The British government is close to an agreement with regulators on insurance capital reforms intended to free up billions of pounds of investment into the economy.
Jeremy Hunt, the Chancellor of the Exchequer, will announce the details as part of the fiscal statement on Thursday if the talks are completed on time, according to people familiar with the matter, who did not want to be identified to discuss confidentiality arrangements.
The Treasury hopes to strike a deal with the Prudential Regulation Authority on the Solvency II rules after months of conflict between the two sides over how far deregulation should go. Those talks could still fall apart, one of the people said.
UK government rushes to outline proposed power to override financial regulators
Ministers insisted that insurers could direct more capital to areas such as infrastructure and climate transition. The PRA has warned that relaxing the restrictions on where insurers can invest could put future policyholders at risk.
The two sides have recently grown closer, according to the people familiar with the matter who did not want to be identified as they discuss private negotiations. The industry is now preparing for deregulation not to go as far as they want, according to one of the people.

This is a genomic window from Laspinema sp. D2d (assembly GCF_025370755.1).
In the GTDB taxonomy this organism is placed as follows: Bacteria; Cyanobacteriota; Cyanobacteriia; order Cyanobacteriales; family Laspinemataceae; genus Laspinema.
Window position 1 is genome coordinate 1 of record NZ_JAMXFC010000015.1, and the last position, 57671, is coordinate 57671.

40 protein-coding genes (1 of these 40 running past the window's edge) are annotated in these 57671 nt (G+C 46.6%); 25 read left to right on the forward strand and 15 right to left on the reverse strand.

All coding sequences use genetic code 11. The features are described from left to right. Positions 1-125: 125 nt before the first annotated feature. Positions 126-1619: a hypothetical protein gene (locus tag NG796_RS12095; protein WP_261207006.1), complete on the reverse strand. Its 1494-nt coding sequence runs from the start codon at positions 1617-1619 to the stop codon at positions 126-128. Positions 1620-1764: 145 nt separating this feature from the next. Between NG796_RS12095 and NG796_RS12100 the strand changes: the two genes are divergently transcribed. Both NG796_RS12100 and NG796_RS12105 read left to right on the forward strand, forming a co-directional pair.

“We are committed to delivering ambitious reform – including of the Solvency II rules – of the UK financial services sector,” a Treasury spokesman said. “We will outline further details in due course.” The PRA did not comment.
Hunt is preparing to announce a raft of reforms aimed at boosting the City of London as the government aims to show the UK’s potential for growth even as it struggles with a huge hole in the state finances. The statement is expected to be dominated by wide-ranging tax increases and spending cuts.
Other possible policies that could appear on Thursday are the rollback of EU rules that require fund managers to pay for analysts’ research. This would allow banks to bundle research with other services and promote coverage of smaller companies, with the aim of stimulating investor interest in them, according to the people.
There could be measures to improve the UK fintech sector and capital market reforms to tempt fast-growing and overseas companies to list in London, the people added.
The government is also working on plans for an intervention power over regulators to go into its Financial Services and Markets Bill, which is going through Parliament.
The Treasury initially raised the prospect of a call-in power last year, partly as a way to sway the PRA over the Solvency II reforms. If an agreement is eventually reached, the call could be watered down or abandoned, the people said.
Measures to change Solvency II – EU rules introduced across the bloc, including in the UK in 2016 – must also be included in the financial bill. The draft will become law by spring.
– With help from Alex Wickham.
Photo: Jeremy Hunt, UK Chancellor of the Exchequer, on October 26, 2022. Photo credit: Chris J. Ratcliffe/Bloomberg
Copyright 2022 Bloomberg.
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